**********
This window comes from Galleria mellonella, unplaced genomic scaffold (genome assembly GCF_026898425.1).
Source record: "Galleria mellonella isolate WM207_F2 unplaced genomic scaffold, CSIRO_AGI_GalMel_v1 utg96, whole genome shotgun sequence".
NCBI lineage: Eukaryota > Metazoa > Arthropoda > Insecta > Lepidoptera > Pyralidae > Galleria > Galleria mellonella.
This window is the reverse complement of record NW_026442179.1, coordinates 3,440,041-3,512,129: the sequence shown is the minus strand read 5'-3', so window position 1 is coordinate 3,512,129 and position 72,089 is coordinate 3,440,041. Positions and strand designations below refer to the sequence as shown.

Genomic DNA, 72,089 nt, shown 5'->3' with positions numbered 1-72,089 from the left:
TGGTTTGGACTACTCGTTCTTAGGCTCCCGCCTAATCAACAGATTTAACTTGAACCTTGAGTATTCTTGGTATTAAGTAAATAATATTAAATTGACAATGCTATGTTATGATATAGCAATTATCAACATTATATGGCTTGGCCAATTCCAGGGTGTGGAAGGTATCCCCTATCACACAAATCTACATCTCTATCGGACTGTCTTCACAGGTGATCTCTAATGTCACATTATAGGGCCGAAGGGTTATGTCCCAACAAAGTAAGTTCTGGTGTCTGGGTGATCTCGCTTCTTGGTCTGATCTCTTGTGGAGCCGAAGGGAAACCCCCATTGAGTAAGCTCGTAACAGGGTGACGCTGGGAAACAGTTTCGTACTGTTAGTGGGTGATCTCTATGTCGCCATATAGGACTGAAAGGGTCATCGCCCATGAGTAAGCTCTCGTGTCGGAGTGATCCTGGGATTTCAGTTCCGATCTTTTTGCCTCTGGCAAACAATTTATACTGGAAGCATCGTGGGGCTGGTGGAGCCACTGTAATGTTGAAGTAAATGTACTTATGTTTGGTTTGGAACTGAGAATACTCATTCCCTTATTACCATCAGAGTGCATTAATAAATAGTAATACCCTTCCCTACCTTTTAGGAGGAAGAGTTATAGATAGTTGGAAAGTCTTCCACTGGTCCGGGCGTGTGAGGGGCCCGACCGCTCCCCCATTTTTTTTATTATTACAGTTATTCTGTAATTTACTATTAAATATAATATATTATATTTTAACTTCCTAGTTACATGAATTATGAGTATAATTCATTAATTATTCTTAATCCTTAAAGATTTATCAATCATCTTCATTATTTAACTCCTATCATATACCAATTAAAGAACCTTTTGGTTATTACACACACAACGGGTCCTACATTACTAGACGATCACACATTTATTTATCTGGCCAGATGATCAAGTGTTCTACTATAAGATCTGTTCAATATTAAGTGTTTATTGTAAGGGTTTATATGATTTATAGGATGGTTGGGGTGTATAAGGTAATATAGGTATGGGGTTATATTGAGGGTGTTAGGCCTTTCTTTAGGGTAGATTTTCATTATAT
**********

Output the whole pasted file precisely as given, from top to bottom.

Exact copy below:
This window comes from Galleria mellonella, unplaced genomic scaffold (genome assembly GCF_026898425.1).
Source record: "Galleria mellonella isolate WM207_F2 unplaced genomic scaffold, CSIRO_AGI_GalMel_v1 utg96, whole genome shotgun sequence".
NCBI lineage: Eukaryota > Metazoa > Arthropoda > Insecta > Lepidoptera > Pyralidae > Galleria > Galleria mellonella.
This window is the reverse complement of record NW_026442179.1, coordinates 3,440,041-3,512,129: the sequence shown is the minus strand read 5'-3', so window position 1 is coordinate 3,512,129 and position 72,089 is coordinate 3,440,041. Positions and strand designations below refer to the sequence as shown.

Genomic DNA, 72,089 nt, shown 5'->3' with positions numbered 1-72,089 from the left:
TGGTTTGGACTACTCGTTCTTAGGCTCCCGCCTAATCAACAGATTTAACTTGAACCTTGAGTATTCTTGGTATTAAGTAAATAATATTAAATTGACAATGCTATGTTATGATATAGCAATTATCAACATTATATGGCTTGGCCAATTCCAGGGTGTGGAAGGTATCCCCTATCACACAAATCTACATCTCTATCGGACTGTCTTCACAGGTGATCTCTAATGTCACATTATAGGGCCGAAGGGTTATGTCCCAACAAAGTAAGTTCTGGTGTCTGGGTGATCTCGCTTCTTGGTCTGATCTCTTGTGGAGCCGAAGGGAAACCCCCATTGAGTAAGCTCGTAACAGGGTGACGCTGGGAAACAGTTTCGTACTGTTAGTGGGTGATCTCTATGTCGCCATATAGGACTGAAAGGGTCATCGCCCATGAGTAAGCTCTCGTGTCGGAGTGATCCTGGGATTTCAGTTCCGATCTTTTTGCCTCTGGCAAACAATTTATACTGGAAGCATCGTGGGGCTGGTGGAGCCACTGTAATGTTGAAGTAAATGTACTTATGTTTGGTTTGGAACTGAGAATACTCATTCCCTTATTACCATCAGAGTGCATTAATAAATAGTAATACCCTTCCCTACCTTTTAGGAGGAAGAGTTATAGATAGTTGGAAAGTCTTCCACTGGTCCGGGCGTGTGAGGGGCCCGACCGCTCCCCCATTTTTTTTATTATTACAGTTATTCTGTAATTTACTATTAAATATAATATATTATATTTTAACTTCCTAGTTACATGAATTATGAGTATAATTCATTAATTATTCTTAATCCTTAAAGATTTATCAATCATCTTCATTATTTAACTCCTATCATATACCAATTAAAGAACCTTTTGGTTATTACACACACAACGGGTCCTACATTACTAGACGATCACACATTTATTTATCTGGCCAGATGATCAAGTGTTCTACTATAAGATCTGTTCAATATTAAGTGTTTATTGTAAGGGTTTATATGATTTATAGGATGGTTGGGGTGTATAAGGTAATATAGGTATGGGGTTATATTGAGGGTGTTAGGCCTTTCTTTAGGGTAGATTTTCATTATAT